1 2 Previous Next 27 Replies Latest reply on Jul 19, 2003 8:22 PM by Brad O'Hearne

    JBoss ClassLoader implementation is unappropriate for EJB co

    Thomas Pasch Newbie

      The Problem
      --------------
      EJB (jar), WEB (war), and enterprise (ear) archives should be isolated from another. This especially means that:

      (a) independant packed components could use different version of a file with the same qualified name

      (b) independant packed components could call each other (i.e. home, remote, and local interfaces)

      JBoss ClassLoader design will cache all Class instances globally in standard configuration. This violates (a). It is possible to switch to (ear) archive-wise caching. But this violates (b), because the (client interfaces) packed with component 1 will be loaded with a different ClassLoader than the interface definition packed in component 2 (that also implements the bean) if both components are deployed on the same JVM. Violation of (b) normally shows up in a ClassCastException in PortableRemoteObject.narrow().

      In summary it is impossible in JBoss to adhere to (a) and (b) at the same time.

      Proposed solution
      ------------------
      There are two ways around this problem:

      - disable the local call optimisation for call between independant packed components or

      - use a IIOP like scheme for all calls. IIOP will only transfer data members of object instances. It will NOT share Class implementation between independant packed component.

      Kind regards,

      aanno

        • 1. Re: JBoss ClassLoader implementation is unappropriate for EJ
          Mike Douglass Newbie

          I'm afraid I also have to agree that Jboss3.x is just not a practical platform.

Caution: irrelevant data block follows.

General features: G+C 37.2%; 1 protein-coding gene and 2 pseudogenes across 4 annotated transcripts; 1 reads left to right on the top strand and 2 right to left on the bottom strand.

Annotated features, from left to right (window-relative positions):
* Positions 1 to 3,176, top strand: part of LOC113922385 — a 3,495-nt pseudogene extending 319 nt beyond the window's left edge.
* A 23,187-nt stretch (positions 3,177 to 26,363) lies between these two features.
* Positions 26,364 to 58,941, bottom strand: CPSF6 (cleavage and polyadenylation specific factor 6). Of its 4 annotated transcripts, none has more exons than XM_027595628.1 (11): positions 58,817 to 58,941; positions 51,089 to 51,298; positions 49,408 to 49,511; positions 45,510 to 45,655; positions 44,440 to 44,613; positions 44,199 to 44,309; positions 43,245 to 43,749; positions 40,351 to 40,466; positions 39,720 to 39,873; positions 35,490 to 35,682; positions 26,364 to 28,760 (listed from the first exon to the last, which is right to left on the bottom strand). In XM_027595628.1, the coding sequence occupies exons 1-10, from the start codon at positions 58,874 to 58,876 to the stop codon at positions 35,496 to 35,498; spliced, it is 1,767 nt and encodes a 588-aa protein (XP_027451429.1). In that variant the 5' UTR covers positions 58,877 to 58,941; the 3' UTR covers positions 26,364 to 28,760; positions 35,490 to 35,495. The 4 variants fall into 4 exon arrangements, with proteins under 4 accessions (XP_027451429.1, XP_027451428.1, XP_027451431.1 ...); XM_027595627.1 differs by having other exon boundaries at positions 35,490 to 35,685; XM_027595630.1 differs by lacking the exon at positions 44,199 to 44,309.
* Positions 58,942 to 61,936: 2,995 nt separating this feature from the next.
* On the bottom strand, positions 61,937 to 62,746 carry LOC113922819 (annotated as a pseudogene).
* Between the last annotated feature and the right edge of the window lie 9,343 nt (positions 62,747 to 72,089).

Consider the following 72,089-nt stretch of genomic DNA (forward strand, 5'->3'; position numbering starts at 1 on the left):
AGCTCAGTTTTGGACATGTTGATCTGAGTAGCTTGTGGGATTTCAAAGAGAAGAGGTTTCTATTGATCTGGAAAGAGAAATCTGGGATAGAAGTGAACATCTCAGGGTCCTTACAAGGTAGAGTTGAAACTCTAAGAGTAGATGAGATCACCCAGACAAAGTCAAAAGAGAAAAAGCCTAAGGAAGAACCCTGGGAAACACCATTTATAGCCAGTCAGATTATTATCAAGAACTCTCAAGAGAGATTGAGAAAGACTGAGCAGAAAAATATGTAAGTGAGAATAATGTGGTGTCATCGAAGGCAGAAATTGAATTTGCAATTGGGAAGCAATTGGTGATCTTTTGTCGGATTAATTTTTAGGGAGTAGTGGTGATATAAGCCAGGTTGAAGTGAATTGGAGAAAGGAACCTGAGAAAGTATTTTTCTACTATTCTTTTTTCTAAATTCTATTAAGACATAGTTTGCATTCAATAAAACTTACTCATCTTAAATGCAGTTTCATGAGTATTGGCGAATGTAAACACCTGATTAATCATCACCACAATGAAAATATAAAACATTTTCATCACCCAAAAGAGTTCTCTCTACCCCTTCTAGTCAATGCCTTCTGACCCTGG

We build and deploy many, generally small, applications with a high degree of code sharing.

          We have many utility classes, general, ejb, jsp, struts etc.

          We have had a number of occasions to deploy different versions of our own and other organizations classes. For example, some are running with the beta version of struts as we have an urgent need for working file upload.

          We have a fairly high degree of database interaction. Some of those applications are essentially configured clones of each other. Updates often require database changes. In the new world we cannot update each clone independently, about 5 mins each but all at once, about half an hour down time.

          I fully understand that I COULD replace all my applications at once but I'd prefer to limit my liability and update them singly.

          Performance for most is largely irrelevent. Almost none of our machines is stretched for cpu and in an environment where change is constant, machines are much cheaper than the extra people needed to manage the test and redeployment overhead jboss now seems to be imposing.

          Another aspect of the same problem is those applications we get from outside. At the moment we can safely wrap them up with their own jars.

          • 2. Re: JBoss ClassLoader implementation is unappropriate for EJ
            Adrian Brock Master

            I don't disagree with you except that you say it is
            a problem with jboss?
            You cannot isolate and share classes at
            the same time.

            If you isolate classes you must pay a cost in
            serializing/marshalling objects when invoking between
            different classloader spaces.

            By default JBoss3 avoids the performance cost of
            serialization by sharing classes. In fact from
            entry into the server (RMI, HTTP, etc) to exit
            (DB, other) there is no serialization.

            The cost of serialization is typically an
            order magnitude (a factor of 10) even when it is
            implemented effciently.
            This has nothing to do with network, database, bad
            implementation, etc. It is just the cpu required to
            convert an object tree (pointer references)